It’s completely underrated and not as high on the tourist radar on some of the other locations listed here. But it definitely deserves recognition as one of the most beautiful places in Barcelona.
There is a lot of symbolism found on the walls, including the union of classical and folk music. There is a depiction of Wagner’s Valkyries on one side, with a sculpted choir of Catalan girls on the other.
Architect Lluís Domènech i Montaner was heavily involved in politics, and fought for the regional autonomy of Catalan.
16. passeig de colom
The Passeig de Colom is the iconic, palm tree-lined avenue in the Ciutat Vella district of Barcelona.
The street runs from the Columbus Monument to the Central Post Office.
Construction of the avenue began in 1878 when the old sea wall was taken down.
17. playa de la barceloneta
Playa de la Barceloneta is the most famous of Barcelona’s 7 beaches that span about 4.5km of coastline.
The beaches, however, are not actually real. The area was industrial until the 1992 summer Olympic Games were held in the city, when man-made beaches were created.
If you swim over here, you’re swimming in the Balearic Sea.
18. font màgica de montjuïc
The biggest ornamental fountain in Barcelona, it was built in 1929 for the International Expo.
The fountain uses music, water, acrobatics, and lights that display over fifty colors to put on shows for nearby onlookers.
The fountain operates on recycled water so as to save drinking water!
19. catedral de barcelona
The Barcelona Cathedral is a functioning Roman Catholic cathedral (actually, minor Basilica) in the Gothic Quarter.
Locals refer to the cathedral as la Seu. Seu means ‘seat,’ and it is referred to as such because it is the seat of the diocese in Barcelona.
Construction of the cathedral spanned the 13th and 15th centuries, beginning in 1298.
20. recinte modernista de sant pau
The largest art nouveau complex in the world that is actually a hospital!
Designated as a UNESCO World Heritage Site in 1997, the space is often used to hold events.
It was a fully functioning hospital until 2009 when a new building took its place. It reopened to the public in 2014.
21. plaça reial
Plaça Reial is a square located in the Gothic Quarter featuring a fountain, palm trees, and two iconic street lamps designed by none other than Antoni Gaudí.
The Fountain of the Three Graces, the focal point of the square, represent the goddesses of charm, beauty, and fertility.
Plaça Reial transforms into a nightlife hotspot once the sun goes down. Home to numerous restaurants and bars, there are also a few clubs – discoteques, jazz clubs, flamenco – you name it.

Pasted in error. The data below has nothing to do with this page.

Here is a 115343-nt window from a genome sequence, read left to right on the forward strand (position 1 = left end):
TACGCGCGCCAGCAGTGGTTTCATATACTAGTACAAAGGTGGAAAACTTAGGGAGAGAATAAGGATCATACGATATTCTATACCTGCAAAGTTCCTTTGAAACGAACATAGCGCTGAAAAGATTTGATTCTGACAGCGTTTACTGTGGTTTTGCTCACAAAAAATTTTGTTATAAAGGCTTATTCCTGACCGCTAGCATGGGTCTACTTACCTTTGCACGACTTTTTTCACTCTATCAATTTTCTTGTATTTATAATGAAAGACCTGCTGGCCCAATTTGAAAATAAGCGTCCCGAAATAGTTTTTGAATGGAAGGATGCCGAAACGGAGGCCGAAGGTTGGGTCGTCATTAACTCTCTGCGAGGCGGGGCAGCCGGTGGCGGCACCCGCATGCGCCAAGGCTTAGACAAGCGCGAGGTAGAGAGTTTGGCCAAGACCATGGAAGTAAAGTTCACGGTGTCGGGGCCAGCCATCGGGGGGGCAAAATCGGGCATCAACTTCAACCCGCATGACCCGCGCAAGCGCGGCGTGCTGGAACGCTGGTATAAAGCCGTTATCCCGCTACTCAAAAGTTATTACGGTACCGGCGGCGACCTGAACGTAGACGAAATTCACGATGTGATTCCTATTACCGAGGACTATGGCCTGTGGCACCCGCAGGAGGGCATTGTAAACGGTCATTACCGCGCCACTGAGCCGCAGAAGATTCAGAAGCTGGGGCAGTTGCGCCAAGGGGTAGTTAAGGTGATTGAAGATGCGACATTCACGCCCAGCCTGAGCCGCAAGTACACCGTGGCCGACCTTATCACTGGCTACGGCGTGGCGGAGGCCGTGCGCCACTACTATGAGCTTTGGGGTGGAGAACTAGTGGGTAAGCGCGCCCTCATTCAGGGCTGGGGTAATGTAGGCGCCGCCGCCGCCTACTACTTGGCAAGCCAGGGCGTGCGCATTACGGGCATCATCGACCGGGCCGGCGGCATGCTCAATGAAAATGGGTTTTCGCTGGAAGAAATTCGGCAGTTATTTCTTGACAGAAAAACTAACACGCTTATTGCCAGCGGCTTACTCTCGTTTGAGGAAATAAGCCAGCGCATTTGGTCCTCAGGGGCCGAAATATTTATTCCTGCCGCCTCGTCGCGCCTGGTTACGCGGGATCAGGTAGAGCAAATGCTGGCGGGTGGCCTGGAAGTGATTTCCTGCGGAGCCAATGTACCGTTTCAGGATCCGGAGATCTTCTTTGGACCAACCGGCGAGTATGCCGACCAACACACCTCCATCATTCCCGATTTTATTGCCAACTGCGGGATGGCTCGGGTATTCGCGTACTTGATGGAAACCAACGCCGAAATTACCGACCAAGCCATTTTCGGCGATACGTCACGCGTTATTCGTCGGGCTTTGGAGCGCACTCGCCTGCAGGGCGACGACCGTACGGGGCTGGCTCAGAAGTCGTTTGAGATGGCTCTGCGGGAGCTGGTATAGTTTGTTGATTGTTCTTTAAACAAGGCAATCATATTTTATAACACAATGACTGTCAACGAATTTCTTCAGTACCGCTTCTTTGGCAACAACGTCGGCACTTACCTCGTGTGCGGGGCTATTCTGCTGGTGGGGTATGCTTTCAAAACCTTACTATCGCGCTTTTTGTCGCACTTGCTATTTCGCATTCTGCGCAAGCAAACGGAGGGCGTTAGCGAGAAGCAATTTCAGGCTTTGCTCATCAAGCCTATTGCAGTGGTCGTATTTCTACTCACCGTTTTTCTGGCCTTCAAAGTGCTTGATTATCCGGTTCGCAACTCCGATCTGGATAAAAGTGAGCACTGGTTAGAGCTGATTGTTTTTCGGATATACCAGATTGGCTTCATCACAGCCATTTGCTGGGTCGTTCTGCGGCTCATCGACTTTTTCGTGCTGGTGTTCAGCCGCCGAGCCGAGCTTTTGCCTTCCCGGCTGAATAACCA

22. casa vicens
Casa Vicens was Gaudí’s first house. On the building’s exterior are three inscriptions, all written in Catalan:
- “Sun, little sun, come and see me”
- “From the hearth, the fire of love lures”
- “Oh! the shadow of summer”
Two interesting features of Casa Vicens are that 1.) there are no hallways! The use of ‘hexagonal distributors’ made it possible to pass from room to room without them. The other interesting feature of Casa Vicens is that, unlike the other works of Gaudí, there are no curved lines or trencadís (his signature mosaic tile work).
23. plaça d’espanya
Plaça d’Espanya is a square situated at the bottom of Montjuïc Hill.
For centuries it was the site of hangings in the city, until the gallows relocated to the Ciutadella.
The square, like so many other things in the city, was created for the 1929 International Expo.
24. museu nacional d’art de catalunya
The museum boasts a collection of over 290,000 pieces.
This building was also built for the International Expo in 1929. Seriously, can you imagine what Barcelona must’ve looked like in 1928!? It has the most important collection of Catalan art from the 19th and early 20th centuries.
The museum offers beautiful views of Plaça d’Espanya.
25. casa milà
One of Gaudí’s most famous creations, it was built between 1906 and 1912. It is another of the many UNESCO World Heritage Sites found in Barcelona. One of the most beautiful places in Barcelona, if not THE most beautiful.
Similar to his other works, there is not a single right angle or straight line due to Gaudí’s affinity for nature. Gaudí only put lifts on every other floor, because he thought that people living in the same apartment complex should get to know each other.
map of the most beautiful places in barcelona
stretch it out before you go – here’s a pre/post flight yoga sequence to ease or prevent achy, stiff joints